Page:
California obtains electric power from a variety of in- and out-of-state sources, including gas-fired power plants, nuclear power plants, hydropower and renewable sources such as wind, geothermal and solar power. California produces both natural gas and petroleum, but imports more than it produces; in 2006, California imported over 85 percent of its natural gas and nearly 60 percent of its crude oil, either from other States or from other countries.
• California’s energy production, storage and distribution systems are vulnerable to physical hazards as well as shortages caused by market forces, weather and operating conditions.
• Energy disruption may have significant impacts on the state’s economy, environment and standard of living. During extreme weather, an energy disruption may result in a risk to public health and safety. Quick Information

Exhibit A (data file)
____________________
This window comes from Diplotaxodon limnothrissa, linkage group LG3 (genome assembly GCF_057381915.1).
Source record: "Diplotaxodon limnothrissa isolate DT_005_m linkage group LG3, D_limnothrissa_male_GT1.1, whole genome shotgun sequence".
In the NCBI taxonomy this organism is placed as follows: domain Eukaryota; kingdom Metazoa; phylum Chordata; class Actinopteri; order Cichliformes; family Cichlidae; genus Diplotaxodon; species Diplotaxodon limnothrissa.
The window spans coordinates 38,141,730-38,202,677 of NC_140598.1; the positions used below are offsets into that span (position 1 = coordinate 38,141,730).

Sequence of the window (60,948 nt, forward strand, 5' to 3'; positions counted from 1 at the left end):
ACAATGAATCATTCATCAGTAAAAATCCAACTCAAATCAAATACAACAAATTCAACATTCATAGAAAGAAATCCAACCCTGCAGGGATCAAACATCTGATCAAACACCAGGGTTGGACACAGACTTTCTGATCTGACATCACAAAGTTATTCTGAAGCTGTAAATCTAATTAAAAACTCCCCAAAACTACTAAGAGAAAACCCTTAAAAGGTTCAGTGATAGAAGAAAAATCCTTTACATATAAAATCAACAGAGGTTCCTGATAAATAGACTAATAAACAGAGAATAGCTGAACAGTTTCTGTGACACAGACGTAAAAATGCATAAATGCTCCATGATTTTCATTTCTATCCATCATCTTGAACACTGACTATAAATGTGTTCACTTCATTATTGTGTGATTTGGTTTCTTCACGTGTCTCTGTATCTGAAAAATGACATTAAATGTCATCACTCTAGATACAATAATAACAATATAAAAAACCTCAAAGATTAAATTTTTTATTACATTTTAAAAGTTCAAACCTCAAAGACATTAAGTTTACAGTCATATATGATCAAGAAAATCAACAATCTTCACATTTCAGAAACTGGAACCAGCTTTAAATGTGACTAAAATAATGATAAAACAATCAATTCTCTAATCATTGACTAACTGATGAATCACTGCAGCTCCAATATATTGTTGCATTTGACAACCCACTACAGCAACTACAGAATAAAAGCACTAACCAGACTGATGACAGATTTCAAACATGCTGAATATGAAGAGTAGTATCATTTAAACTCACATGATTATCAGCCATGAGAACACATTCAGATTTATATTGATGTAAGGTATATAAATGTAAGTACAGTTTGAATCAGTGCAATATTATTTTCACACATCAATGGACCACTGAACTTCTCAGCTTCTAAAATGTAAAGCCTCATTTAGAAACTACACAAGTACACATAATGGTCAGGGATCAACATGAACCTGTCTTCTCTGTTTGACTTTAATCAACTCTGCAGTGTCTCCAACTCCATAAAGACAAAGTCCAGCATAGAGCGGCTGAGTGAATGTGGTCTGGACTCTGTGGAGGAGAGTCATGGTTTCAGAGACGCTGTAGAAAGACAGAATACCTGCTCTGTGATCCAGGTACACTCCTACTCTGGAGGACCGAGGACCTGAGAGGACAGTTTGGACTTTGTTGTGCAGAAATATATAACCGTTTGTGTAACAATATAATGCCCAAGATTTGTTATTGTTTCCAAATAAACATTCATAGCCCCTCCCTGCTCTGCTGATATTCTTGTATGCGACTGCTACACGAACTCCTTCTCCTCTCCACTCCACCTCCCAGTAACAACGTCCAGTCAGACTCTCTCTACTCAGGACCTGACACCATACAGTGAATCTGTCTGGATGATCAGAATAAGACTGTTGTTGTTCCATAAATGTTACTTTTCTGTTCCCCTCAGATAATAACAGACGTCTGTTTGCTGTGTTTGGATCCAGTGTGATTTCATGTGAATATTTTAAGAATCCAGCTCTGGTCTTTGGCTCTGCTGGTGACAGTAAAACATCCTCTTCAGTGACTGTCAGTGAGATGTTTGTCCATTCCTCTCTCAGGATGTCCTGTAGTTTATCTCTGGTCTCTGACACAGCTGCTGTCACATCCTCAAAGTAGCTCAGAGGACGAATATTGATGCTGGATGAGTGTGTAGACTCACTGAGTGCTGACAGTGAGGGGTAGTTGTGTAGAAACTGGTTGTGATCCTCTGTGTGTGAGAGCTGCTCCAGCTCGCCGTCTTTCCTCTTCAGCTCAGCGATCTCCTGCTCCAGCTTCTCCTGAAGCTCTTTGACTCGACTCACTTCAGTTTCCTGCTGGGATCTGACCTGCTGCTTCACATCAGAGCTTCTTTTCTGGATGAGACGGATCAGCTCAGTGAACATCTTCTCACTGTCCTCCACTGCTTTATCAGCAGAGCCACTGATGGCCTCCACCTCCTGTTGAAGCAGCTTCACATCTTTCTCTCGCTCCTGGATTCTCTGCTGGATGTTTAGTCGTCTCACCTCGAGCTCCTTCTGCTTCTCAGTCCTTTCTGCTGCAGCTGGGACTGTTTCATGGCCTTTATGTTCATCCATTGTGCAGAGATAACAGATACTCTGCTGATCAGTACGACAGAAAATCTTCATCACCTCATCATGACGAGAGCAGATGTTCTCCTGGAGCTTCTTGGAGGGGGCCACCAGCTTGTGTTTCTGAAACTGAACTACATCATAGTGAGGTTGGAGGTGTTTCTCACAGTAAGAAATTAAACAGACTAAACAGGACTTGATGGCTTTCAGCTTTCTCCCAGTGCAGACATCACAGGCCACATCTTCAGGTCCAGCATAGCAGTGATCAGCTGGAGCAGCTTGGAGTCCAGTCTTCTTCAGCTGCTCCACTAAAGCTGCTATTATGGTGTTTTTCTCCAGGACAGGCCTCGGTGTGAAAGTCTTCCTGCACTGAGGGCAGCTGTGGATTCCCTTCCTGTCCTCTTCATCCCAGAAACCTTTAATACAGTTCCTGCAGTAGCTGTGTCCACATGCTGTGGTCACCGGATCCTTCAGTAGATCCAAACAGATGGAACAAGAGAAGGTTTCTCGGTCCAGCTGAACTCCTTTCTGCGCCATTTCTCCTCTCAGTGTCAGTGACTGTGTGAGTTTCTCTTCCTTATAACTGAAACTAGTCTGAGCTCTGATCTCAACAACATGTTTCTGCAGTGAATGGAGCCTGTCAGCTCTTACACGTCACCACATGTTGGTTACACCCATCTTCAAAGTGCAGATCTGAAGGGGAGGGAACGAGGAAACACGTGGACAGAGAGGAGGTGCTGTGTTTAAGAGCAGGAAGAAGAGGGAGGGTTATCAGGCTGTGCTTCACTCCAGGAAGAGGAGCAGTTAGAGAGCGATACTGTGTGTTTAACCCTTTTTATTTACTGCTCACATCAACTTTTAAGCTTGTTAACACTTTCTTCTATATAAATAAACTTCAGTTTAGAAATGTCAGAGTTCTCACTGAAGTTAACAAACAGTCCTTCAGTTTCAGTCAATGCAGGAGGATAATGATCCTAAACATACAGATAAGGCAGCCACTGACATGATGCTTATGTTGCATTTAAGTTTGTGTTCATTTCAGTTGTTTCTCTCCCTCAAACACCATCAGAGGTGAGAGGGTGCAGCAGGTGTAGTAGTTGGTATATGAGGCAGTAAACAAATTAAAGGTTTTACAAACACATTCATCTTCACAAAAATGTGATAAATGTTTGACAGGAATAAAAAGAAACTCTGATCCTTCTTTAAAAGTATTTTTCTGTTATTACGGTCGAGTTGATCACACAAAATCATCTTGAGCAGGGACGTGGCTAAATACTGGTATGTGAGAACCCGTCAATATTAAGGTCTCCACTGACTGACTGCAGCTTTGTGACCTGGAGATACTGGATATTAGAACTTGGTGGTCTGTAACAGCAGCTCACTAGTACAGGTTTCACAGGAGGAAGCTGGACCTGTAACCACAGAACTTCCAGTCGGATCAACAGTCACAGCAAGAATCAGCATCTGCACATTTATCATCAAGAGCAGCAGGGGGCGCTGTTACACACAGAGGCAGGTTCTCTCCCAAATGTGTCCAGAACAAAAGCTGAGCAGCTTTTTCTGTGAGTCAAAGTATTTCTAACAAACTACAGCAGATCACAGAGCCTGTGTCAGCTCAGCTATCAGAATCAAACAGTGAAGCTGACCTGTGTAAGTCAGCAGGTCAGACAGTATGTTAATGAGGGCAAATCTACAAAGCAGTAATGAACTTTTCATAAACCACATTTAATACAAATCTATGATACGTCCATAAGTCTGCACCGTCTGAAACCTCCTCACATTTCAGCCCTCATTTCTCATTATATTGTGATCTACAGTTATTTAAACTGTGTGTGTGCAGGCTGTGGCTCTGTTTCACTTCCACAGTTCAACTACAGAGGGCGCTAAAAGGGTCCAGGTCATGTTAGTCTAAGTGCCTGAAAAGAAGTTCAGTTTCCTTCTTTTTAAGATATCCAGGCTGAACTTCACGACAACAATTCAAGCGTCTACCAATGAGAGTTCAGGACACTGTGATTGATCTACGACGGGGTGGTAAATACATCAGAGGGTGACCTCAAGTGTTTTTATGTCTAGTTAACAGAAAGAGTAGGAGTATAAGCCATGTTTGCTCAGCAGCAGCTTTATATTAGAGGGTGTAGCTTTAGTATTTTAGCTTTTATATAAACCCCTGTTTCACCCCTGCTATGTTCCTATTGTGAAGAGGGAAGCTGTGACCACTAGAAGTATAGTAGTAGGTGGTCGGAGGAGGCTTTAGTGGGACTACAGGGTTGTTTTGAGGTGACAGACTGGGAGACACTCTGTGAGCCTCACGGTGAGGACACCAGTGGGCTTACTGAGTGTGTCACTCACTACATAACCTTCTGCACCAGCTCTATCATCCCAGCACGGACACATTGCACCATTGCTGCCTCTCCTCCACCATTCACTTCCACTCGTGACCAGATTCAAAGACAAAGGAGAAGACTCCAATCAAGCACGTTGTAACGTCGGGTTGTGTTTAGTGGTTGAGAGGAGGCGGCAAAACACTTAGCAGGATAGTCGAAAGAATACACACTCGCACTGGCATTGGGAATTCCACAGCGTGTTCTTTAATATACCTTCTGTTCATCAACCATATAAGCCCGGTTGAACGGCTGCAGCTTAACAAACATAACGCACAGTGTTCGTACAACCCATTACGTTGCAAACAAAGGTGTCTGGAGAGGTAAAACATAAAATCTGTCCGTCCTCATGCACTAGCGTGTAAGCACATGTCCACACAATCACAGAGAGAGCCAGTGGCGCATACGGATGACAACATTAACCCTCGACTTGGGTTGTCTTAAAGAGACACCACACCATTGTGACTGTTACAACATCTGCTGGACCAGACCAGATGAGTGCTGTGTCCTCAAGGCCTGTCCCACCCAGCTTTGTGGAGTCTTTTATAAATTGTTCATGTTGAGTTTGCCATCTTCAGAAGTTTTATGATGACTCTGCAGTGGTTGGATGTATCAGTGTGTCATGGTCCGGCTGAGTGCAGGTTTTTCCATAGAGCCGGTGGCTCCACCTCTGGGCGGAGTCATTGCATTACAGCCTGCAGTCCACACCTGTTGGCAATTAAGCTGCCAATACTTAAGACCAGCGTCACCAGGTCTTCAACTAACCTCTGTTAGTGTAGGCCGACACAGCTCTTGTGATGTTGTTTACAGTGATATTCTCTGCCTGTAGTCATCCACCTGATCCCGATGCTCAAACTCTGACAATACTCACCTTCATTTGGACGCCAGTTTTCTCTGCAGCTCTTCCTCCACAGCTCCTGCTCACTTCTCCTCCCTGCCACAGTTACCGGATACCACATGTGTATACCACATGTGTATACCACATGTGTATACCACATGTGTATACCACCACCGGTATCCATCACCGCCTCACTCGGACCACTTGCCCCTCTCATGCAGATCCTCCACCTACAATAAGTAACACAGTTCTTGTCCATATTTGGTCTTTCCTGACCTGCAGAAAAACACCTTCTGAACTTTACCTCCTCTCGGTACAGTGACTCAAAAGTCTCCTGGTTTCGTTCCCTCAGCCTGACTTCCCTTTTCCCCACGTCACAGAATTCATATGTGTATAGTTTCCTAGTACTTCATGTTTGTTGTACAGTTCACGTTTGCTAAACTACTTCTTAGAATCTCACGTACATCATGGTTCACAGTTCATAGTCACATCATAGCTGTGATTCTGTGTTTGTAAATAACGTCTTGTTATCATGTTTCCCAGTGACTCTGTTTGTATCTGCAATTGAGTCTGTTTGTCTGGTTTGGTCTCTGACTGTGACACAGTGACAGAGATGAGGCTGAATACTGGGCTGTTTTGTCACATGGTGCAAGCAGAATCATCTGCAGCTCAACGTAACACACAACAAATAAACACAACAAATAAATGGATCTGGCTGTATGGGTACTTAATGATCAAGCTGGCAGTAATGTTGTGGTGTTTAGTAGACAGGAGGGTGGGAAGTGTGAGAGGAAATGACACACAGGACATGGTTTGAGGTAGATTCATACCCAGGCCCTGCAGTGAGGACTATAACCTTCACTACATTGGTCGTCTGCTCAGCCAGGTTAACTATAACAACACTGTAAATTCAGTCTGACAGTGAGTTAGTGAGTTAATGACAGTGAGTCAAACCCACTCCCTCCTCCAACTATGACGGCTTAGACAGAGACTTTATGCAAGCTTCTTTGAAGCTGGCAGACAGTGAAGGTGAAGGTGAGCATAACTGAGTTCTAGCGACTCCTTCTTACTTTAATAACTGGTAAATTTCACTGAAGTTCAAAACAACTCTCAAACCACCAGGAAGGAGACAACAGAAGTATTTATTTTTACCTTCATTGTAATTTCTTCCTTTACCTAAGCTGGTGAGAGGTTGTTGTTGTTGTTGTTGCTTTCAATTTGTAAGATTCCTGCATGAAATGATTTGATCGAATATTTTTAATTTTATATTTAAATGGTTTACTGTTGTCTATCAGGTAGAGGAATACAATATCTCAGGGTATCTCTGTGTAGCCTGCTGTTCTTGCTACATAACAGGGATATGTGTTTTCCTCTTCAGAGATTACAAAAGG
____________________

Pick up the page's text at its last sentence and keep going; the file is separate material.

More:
United States Food Administration (USDA) - "Keeping Food Safe During and Emergency"
American Red Cross (ARC) - "Power Outage Checklist"
pdf downloadAdditional Resources:
California Emergency Management Agency Radiological-Nuclear Program
California Department of Public Health (CDPH) - "Know When and How to Shelter in Place"
Centers for Disease Control and Prevention (CDC) - "Power Outages"
The National Organization on Disability (NOD) - "Emergency Preparedness"